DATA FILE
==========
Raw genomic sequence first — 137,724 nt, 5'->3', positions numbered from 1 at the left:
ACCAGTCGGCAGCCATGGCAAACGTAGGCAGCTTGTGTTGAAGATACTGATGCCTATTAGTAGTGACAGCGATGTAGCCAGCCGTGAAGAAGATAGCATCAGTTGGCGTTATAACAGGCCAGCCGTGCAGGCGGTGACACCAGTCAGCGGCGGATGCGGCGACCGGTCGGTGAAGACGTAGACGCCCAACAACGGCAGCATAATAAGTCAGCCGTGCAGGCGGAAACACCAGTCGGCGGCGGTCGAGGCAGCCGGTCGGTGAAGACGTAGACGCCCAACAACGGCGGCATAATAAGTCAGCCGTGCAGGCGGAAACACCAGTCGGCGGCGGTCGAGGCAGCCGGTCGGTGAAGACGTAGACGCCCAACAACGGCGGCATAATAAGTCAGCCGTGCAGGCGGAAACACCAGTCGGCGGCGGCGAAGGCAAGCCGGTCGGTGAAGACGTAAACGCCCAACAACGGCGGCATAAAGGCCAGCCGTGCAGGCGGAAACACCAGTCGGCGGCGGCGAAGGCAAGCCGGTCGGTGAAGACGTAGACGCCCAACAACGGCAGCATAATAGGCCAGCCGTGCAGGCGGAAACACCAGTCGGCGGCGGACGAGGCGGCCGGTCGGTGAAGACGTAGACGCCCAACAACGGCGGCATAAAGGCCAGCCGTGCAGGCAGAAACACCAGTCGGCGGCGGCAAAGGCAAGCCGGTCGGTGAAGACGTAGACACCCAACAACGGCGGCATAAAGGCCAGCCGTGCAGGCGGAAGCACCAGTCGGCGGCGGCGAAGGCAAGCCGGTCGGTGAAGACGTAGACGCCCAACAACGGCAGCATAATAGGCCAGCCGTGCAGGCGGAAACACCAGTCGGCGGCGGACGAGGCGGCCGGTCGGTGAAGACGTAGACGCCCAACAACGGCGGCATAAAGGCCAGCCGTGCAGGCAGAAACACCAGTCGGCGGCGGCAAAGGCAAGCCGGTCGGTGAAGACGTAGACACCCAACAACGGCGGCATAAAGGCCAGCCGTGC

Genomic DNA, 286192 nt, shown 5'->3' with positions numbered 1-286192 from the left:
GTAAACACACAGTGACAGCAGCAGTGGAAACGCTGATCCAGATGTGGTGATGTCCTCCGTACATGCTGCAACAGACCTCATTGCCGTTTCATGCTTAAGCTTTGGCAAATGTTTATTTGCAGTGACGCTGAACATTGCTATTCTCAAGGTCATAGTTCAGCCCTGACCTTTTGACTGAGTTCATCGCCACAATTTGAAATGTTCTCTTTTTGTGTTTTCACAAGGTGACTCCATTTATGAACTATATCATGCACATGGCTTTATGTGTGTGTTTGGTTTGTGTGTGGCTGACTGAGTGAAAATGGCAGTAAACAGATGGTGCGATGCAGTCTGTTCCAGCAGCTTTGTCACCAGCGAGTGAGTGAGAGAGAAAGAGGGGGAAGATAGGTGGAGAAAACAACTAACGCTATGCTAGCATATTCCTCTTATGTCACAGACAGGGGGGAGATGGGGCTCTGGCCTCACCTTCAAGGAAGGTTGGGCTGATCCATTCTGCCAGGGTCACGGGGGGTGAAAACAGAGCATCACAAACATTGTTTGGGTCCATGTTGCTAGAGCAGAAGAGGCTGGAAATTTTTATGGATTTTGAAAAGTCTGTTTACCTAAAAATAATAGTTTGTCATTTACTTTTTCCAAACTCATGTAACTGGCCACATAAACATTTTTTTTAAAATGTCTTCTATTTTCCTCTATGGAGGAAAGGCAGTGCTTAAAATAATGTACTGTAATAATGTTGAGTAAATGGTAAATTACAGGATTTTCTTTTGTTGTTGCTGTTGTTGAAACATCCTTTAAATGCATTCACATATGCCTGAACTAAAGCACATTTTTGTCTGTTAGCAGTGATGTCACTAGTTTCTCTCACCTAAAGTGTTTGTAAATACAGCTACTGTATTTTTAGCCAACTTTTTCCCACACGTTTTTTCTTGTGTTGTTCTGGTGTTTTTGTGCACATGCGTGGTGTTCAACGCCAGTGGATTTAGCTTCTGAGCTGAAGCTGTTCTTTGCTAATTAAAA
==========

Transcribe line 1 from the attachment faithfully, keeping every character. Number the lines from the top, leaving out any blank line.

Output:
Raw genomic sequence first — 137,724 nt, 5'->3', positions numbered from 1 at the left: